Fueling a brighter future for PH

By besguerra8 days ago


The already considerable toll on the Philippine economy caused by the raging COVID-19 pandemic and the severe lockdowns imposed to contain the disease continues to rise, with more Filipinos forced out of work and businesses either closing down or mightily struggling to survive.

Not all is bleak, however, as individuals and institutions have come together to fight not just the pandemic but the rising sense of hopelessness and desperation. By marshaling their resources and expertise, they hope to help Filipinos cope with the pandemic and prepare them for when the country will finally emerge from the twin health and economic crises.

One such institution is Pilipinas Shell Foundation Inc. (PSFI), the social arm of the Shell companies in the Philippines that has been in operation since 1982 with the mission to implement programs designed to build capacities to promote self-reliance and develop the potentials of its beneficiaries, both individuals and communities. Rather than slow down in the face of the pandemic that has also adversely affected the groups operations, PSFI stepped up and embarked on innovative programs geared toward the fulfillment of its vision to enable the disadvantaged become productive and responsible members of Philippine society, strengthen community systems and thereby contribute to the countrys sustainable program. Among the latest of these initiatives is the signing of a memorandum of agreement (MOA)with Technical Education and Skills Development Authority (Tesda) under which PSFI seeks to have hundreds of Filipinos certified in key skills that they can use to support their families.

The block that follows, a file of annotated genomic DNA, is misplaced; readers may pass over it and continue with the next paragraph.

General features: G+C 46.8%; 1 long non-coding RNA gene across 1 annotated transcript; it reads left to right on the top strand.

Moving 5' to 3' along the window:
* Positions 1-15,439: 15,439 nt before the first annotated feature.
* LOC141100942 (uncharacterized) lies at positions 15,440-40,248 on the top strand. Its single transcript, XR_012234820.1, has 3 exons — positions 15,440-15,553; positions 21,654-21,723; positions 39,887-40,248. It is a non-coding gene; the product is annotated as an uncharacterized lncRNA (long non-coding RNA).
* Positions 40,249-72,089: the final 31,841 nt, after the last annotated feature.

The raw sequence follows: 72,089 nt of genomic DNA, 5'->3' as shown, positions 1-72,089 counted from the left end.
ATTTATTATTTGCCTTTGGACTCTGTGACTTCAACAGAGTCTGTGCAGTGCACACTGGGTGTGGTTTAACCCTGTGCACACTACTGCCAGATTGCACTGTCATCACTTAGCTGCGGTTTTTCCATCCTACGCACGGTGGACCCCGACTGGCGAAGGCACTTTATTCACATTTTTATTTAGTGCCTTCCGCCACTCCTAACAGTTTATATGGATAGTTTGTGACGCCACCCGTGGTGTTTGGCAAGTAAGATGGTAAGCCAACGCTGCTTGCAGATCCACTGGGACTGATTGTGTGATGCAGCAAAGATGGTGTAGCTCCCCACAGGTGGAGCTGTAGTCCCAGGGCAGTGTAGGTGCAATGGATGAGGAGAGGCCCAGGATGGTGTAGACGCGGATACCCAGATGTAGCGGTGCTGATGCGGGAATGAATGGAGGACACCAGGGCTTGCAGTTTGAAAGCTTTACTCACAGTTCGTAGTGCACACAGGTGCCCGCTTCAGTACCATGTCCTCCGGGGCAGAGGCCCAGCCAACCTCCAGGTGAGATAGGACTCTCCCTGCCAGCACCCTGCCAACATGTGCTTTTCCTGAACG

The agreement signed late last month is the latest in a series of collaborations between PSFI and Tesda that started just two years after PSFI was established. The resulting Sanayan sa Kakayahang Industriyal (SKIL) ended up being among its long running programs.


PSFI executive director Sebastian Quiones Jr. said in a speech during the MOA signing late last month that SKIL was a fitting response to the widespread unemployment problem among productive youth and the growing demand for middle-level craftsmen here and overseas during those years.

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